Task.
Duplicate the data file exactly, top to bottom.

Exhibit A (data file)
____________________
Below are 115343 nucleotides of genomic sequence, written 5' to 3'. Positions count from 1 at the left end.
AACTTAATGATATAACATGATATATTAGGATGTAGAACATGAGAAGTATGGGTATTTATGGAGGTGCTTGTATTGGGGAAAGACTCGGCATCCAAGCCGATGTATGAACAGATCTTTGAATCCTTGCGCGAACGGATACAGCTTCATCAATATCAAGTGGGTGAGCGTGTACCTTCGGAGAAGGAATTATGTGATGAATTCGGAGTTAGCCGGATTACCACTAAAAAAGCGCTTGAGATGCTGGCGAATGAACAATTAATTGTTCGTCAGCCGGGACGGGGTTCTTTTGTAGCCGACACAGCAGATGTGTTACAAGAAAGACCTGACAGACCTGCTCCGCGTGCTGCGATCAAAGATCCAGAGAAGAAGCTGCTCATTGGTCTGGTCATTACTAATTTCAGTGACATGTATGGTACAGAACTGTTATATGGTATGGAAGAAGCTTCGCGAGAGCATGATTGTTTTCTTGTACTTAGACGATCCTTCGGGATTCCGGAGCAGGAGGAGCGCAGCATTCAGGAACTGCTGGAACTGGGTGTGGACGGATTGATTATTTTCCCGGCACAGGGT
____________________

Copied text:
Below are 115343 nucleotides of genomic sequence, written 5' to 3'. Positions count from 1 at the left end.
AACTTAATGATATAACATGATATATTAGGATGTAGAACATGAGAAGTATGGGTATTTATGGAGGTGCTTGTATTGGGGAAAGACTCGGCATCCAAGCCGATGTATGAACAGATCTTTGAATCCTTGCGCGAACGGATACAGCTTCATCAATATCAAGTGGGTGAGCGTGTACCTTCGGAGAAGGAATTATGTGATGAATTCGGAGTTAGCCGGATTACCACTAAAAAAGCGCTTGAGATGCTGGCGAATGAACAATTAATTGTTCGTCAGCCGGGACGGGGTTCTTTTGTAGCCGACACAGCAGATGTGTTACAAGAAAGACCTGACAGACCTGCTCCGCGTGCTGCGATCAAAGATCCAGAGAAGAAGCTGCTCATTGGTCTGGTCATTACTAATTTCAGTGACATGTATGGTACAGAACTGTTATATGGTATGGAAGAAGCTTCGCGAGAGCATGATTGTTTTCTTGTACTTAGACGATCCTTCGGGATTCCGGAGCAGGAGGAGCGCAGCATTCAGGAACTGCTGGAACTGGGTGTGGACGGATTGATTATTTTCCCGGCACAGGGT